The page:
Bytes

 
Last Updated: Saturday 04 July 2015

Strong indicators Plans are underway to install lightning detector on Mount Cleveland this summer. Researchers at the University of Alaska, Fairbanks, USA, have found that lightning is a good indicator of volcanic activity. Their paper documents the electrical activity that occurred during the January 2006 eruption of Mount Augustine.

While it has long been known that volcanic eruptions can produce vigorous lightning, there are few direct observations of the phenomena, the paper says. Following the initial eruptions of January 11 and January 13, 2006, two of which produced lightning, two electromagnetic lightning detectors were set up.

Later, the volcano erupted again, with the first of four eruptions producing a 'spectacular lightning sequence', say the researchers.


Social spiders US scientists studying two species of whip spiders, or amblypygids, have discovered sociability not expected otherwise in the aggressive species. Cornell University researchers discovered mother whip spiders caress their young with long feelers and siblings remain in social groups until they reach sexual maturity.

The scientists said social behaviour is extremely rare in arachnids, a class that includes spiders, amblypygids, scorpions and mites. Only 76 species of the more than 93,000 known arachnid species have been observed living in social groups.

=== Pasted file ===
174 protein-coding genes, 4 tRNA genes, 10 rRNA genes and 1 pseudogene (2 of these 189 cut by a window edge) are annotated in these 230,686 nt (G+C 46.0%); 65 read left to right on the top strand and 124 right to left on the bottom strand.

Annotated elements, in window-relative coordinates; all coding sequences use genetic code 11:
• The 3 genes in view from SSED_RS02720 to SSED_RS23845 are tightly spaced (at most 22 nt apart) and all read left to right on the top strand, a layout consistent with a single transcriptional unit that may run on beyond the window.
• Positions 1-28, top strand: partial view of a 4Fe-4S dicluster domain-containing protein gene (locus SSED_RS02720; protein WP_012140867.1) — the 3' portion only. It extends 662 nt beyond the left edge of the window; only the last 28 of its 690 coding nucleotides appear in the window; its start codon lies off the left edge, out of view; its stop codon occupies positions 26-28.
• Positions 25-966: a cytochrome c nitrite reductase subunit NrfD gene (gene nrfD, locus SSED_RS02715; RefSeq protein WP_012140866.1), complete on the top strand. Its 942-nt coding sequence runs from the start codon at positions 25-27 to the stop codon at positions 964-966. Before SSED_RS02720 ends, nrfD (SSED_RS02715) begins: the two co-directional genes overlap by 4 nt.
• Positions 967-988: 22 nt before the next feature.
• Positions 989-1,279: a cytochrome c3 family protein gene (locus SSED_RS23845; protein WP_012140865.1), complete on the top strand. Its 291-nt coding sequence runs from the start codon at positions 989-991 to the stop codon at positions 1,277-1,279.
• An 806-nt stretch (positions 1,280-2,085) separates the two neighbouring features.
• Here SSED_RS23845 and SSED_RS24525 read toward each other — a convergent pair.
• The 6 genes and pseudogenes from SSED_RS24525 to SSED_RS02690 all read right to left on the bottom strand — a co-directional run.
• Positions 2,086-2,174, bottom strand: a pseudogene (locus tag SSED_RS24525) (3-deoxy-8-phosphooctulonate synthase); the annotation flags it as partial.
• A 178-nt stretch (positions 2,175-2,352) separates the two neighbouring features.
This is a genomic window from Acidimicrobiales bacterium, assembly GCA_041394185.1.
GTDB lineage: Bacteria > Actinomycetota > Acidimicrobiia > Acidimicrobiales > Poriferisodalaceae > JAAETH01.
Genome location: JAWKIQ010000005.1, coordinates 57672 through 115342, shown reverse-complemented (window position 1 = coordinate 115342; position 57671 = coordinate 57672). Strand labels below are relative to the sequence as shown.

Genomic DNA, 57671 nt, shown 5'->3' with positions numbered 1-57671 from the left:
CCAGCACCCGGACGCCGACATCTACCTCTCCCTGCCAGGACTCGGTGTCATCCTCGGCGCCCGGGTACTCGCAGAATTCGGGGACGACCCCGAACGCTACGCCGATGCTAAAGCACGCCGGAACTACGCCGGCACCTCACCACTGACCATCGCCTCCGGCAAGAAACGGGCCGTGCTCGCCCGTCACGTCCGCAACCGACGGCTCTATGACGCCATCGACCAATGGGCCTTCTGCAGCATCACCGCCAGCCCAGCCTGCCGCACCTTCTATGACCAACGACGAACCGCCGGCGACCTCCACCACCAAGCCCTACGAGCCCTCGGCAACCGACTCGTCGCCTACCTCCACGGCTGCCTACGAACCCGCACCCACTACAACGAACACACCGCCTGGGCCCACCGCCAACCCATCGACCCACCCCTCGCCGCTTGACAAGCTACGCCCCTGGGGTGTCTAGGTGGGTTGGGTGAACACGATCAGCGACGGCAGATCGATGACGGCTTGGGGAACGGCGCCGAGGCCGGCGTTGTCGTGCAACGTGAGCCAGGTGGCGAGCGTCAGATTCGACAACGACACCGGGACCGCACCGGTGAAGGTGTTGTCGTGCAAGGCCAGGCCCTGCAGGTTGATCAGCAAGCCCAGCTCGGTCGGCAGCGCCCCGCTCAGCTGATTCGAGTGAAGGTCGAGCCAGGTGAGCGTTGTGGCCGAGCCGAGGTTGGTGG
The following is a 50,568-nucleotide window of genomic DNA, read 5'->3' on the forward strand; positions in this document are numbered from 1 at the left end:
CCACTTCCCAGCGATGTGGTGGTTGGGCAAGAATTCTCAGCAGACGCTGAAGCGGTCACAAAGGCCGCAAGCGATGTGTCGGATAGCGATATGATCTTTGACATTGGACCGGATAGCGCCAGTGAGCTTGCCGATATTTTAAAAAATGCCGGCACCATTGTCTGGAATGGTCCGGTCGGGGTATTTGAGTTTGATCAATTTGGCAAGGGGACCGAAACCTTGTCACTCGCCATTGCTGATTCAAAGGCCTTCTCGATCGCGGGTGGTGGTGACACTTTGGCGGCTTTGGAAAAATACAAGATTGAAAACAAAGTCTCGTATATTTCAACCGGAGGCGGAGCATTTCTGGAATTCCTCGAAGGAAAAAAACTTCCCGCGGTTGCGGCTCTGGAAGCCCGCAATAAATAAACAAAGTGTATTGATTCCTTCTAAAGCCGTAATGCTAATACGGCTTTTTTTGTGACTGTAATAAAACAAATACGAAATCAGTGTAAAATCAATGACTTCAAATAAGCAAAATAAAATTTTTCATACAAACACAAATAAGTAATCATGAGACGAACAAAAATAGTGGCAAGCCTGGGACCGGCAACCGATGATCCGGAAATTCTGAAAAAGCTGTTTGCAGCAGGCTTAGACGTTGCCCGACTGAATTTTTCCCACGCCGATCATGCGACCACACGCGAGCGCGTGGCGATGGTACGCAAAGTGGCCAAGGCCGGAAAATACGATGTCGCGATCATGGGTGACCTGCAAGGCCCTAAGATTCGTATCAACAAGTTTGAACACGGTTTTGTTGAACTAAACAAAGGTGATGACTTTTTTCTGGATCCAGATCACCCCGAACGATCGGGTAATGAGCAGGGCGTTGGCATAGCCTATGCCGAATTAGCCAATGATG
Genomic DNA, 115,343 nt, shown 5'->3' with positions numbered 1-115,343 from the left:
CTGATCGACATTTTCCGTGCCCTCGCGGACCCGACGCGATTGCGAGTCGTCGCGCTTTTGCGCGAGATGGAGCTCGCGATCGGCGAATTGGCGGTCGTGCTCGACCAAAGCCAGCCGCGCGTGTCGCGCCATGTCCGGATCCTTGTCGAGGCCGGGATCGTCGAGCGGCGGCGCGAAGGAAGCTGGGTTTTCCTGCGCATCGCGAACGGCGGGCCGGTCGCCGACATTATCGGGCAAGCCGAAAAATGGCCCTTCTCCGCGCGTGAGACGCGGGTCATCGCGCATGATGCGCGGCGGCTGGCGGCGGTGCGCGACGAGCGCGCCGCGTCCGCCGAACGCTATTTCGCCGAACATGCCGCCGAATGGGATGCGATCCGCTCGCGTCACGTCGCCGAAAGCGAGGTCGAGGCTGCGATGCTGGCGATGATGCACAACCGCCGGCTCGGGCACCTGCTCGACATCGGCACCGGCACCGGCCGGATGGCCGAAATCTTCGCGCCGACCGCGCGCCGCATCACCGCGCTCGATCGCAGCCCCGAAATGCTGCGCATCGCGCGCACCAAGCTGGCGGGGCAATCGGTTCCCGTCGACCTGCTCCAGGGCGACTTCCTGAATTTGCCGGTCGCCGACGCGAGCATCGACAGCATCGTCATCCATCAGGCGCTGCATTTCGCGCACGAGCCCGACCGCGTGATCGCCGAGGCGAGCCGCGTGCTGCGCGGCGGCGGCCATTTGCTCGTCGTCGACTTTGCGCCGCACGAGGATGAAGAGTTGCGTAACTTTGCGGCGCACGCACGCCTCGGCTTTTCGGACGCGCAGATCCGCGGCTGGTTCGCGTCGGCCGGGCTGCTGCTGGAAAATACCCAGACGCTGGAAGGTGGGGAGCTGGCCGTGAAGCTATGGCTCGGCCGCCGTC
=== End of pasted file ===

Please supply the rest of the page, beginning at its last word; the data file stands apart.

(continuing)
The researchers' findings mark the first time social behaviour has been reported in amblypygids. The groups are constantly exploring one another and interacting with their siblings, said a researcher.


Burrowing dinosaur Researchers have uncovered the world's first fossil evidence of burrowing behaviour in dinosaurs. The 95-million-year-old skeletal remains of the diminutive dinosaur, along with the bones of two juveniles, were found tucked into a fossilised chamber at the end of a sediment-filled burrow in southwestern Montana. "The presence of an adult and two juveniles within a denning chamber represents some of the best evidence for dinosaur parental care," say researchers. The burrows are likely to be protected by the adult and young oryctodromeus from predators and harsh environmental conditions. Burrowing may have allowed other dinosaurs to survive in extreme environments such as polar regions and deserts, and questions some end-Cretaceous extinction hypotheses.

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